Cabaret Singer Nancy LaMott Dies at 43

News   Cabaret Singer Nancy LaMott Dies at 43
 
LISTENING TO HER HEART

The music world lost one of its greatest performers Dec. 13, when singer Nancy LaMott lost her battle against cancer at 11:30 PM, just two hours after a priest married her and actor Peter Zapp whom she had met in San Francisco six months ago.

In the past few years Nancy had become one of, if not the, most acclaimed cabaret performers. She received worldwide acclaim, even singing twice for President and Mrs. Clinton at the White House.

She sang regularly on "Regis & Kathie Lee," "Charles Grodin" and "Good Morning America" and was just starting to play some of the finest rooms in New York, including the famed Oak Room of the Algonquin and Tavern on the Green. Additionally, New York Magazine voted her Best Cabaret Singer in their Best of New York issue. Even other singers routinely heaped praised on her: The late Sylvia Syms said Nancy was "the best of her generation of singers," while Rosemary Clooney said, "I love her singing and have for years." Other champions of her work included WQEW's Jonathan Schwartz, who routinely praised her and her recordings, and the late writer for the New York Post, Bob Harrington, who said that "there is no more beautiful instrument than the voice of Nancy LaMott."

LaMott began her singing career performing with her father's dance band in Michigan and then moved to San Francisco in the 1970s to begin a solo career at clubs such as The Plush Room, the City, Chez Jacques and others. She arrived in New York in the mid-1980s and worked as a singer/waitress at Don't Tell Mama. Nancy eventually began to draw a large following, performing at Eighty Eight's in Greenwich Village, accompanied by her long-time musical director and friend, Christopher Marlowe. LaMott also spent a good deal of time performing in Lake Tahoe and Atlantic City, and performed with the likes of George Burns, Bob Newhart, Stiller and Meara and others. She often remarked that her life changed when she met Scott Barnes, who became her manager and director, and composer David Friedman, whose songs seemed to fit her voice perfectly.

It was just two summers ago when I first saw Nancy perform live. She was doing a month of shows called "Nancy LaMott and Friends" at the club that used to be called Steve McGraw's (now the Triad). There was no cover charge or minimum, and she was performing Friday nights for the entire month. That first night, I had arranged to go with three friends, all of whom canceled at the last minute. Thankfully, I decided to go anyway. I had previously only heard LaMott sing on the radio, and it wasn't until I witnessed her performing live that I became an instant fan. Blessed with one of the most beautiful voices I had ever heard, Nancy's gift was not just her voice but her total honesty in communicating a song's lyric. There was not a shred of pretension or affectation in her singing; everything came straight from her heart to yours. After that, I came back again and again. The second week at McGraw's, I actually met someone who has become one of my closest friends, a person who shares with me my love for the divas like no one else I have yet to meet. We followed Nancy's career closely, going to watch her perform whenever we could.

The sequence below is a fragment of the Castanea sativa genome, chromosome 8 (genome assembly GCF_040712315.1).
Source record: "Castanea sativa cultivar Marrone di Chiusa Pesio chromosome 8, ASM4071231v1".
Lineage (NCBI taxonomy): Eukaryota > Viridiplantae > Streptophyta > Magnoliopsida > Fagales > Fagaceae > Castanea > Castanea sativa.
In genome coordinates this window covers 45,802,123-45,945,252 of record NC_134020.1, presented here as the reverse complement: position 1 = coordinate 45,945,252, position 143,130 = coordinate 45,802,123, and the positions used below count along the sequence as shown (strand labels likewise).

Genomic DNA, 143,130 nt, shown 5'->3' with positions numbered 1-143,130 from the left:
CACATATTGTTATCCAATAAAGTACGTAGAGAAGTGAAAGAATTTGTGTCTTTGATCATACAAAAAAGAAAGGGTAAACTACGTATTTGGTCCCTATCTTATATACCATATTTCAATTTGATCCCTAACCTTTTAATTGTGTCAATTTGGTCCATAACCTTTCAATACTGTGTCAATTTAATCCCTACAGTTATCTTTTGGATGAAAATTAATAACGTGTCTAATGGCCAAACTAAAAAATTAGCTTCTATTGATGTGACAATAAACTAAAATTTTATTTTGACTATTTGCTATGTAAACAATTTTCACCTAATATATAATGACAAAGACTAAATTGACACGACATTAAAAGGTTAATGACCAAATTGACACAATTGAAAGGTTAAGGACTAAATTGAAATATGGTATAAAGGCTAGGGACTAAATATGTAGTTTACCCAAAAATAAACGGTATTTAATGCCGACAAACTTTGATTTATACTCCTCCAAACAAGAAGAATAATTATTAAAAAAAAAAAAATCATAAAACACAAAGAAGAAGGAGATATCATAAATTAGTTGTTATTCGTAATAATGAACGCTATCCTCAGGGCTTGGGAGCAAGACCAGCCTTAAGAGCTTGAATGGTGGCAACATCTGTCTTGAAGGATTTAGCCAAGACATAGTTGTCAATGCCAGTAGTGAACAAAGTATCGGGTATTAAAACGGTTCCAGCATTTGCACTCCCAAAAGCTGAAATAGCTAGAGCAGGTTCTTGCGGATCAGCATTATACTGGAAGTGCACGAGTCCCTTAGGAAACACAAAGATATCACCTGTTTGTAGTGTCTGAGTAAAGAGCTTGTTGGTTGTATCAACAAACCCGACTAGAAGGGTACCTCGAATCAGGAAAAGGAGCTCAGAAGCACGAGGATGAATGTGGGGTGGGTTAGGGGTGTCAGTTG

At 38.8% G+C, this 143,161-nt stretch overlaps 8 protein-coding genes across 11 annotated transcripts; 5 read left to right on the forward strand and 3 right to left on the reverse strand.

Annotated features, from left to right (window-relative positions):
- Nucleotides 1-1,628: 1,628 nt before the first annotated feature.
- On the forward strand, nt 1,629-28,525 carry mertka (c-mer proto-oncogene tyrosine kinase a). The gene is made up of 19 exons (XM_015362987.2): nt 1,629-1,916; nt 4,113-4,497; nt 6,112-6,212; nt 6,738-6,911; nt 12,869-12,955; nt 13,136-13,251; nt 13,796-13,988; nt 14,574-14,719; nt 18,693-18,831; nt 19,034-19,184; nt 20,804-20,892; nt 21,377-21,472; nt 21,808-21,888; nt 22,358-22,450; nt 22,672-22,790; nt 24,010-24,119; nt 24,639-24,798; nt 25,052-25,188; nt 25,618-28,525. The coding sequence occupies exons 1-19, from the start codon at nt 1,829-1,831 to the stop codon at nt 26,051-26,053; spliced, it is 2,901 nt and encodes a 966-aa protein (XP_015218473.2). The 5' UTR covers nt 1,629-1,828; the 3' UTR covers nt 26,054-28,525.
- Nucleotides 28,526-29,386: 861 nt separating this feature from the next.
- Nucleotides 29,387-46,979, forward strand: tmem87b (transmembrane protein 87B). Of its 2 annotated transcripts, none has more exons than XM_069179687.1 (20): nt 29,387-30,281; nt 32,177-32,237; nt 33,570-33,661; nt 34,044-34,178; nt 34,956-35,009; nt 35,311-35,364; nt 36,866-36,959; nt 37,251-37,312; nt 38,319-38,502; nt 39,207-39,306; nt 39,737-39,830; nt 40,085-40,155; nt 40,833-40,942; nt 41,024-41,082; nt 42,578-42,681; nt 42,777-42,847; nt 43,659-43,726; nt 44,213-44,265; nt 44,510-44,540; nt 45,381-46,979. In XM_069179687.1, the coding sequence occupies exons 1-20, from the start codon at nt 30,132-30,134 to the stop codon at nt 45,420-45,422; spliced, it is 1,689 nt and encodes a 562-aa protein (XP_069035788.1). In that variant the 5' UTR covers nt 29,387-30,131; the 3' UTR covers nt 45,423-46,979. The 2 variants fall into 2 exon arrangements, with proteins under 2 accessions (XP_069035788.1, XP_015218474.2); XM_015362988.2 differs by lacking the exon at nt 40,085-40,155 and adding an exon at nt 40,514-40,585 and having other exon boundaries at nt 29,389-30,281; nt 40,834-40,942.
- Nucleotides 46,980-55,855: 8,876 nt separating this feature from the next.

Since that first evening, I have often tried to describe her voice, and the best I can come up with is that if melted chocolate could sing, it would have sounded like Nancy LaMott. Her voice was so rich and beautiful, capable of soft purrs but able to produce a ringing belt sound as well. She had a natural gift for interpreting songs, and we are lucky that she has left behind five solo recordings.

Her first recording, which David Friedman produced with his own money, was titled "Beautiful Baby" and included one of her signature songs, "Help Is on the Way," which Friedman had written for her to close her club act. The song became an anthem for the fight against AIDS, a fight that LaMott was very involved with, performing at uncounted fund-raisers.

LaMott's second album was a tribute to one of her favorite lyricists, Johnny Mercer, and was titled "Come Rain or Come Shine: The Songs of Johnny Mercer." To me, the first track of this recording, "Moon River," epitomizes Nancy's gift: She was able to take a song you had heard a thousand times and make it something brand new.

Her next recording, "My Foolish Heart," was an album of different types of love songs, reaching its dramatic peak in a devastating arrangement of Sondheim's "Not a Day Goes By" and "Good Thing Going." Ironically, LaMott was in the process of preparing for an all-Sondheim show this spring at the Algonquin.

Last year, Nancy released a Christmas album, which seems to have her heart and her warmth all over it. The standout on this recording is another David Friedman song, "Just in Time for Christmas." You'd be hard-pressed to find a better interpretation of it.

A few weeks ago, her fifth and final gift to us was released, the long-awaited album on which she finally recorded another of her signature tunes, again a David Friedman song, "Listen to My Heart." If there was any song that seemed to truly speak from Nancy's heart it was this one.

Some of the lyrics include: "Listen to my heart/ as it smiles to know/ that now after so long/ I can finally sing my song/ and your hear and you're listening...Listen to my heart/Listen to it sing/Listen to my voice it wants to tell you everything/All about the life/that's just about to star/for if you want to know how much I love you/Listen to my heart."

Nancy, we will always be listening. Thank you for your many gifts.

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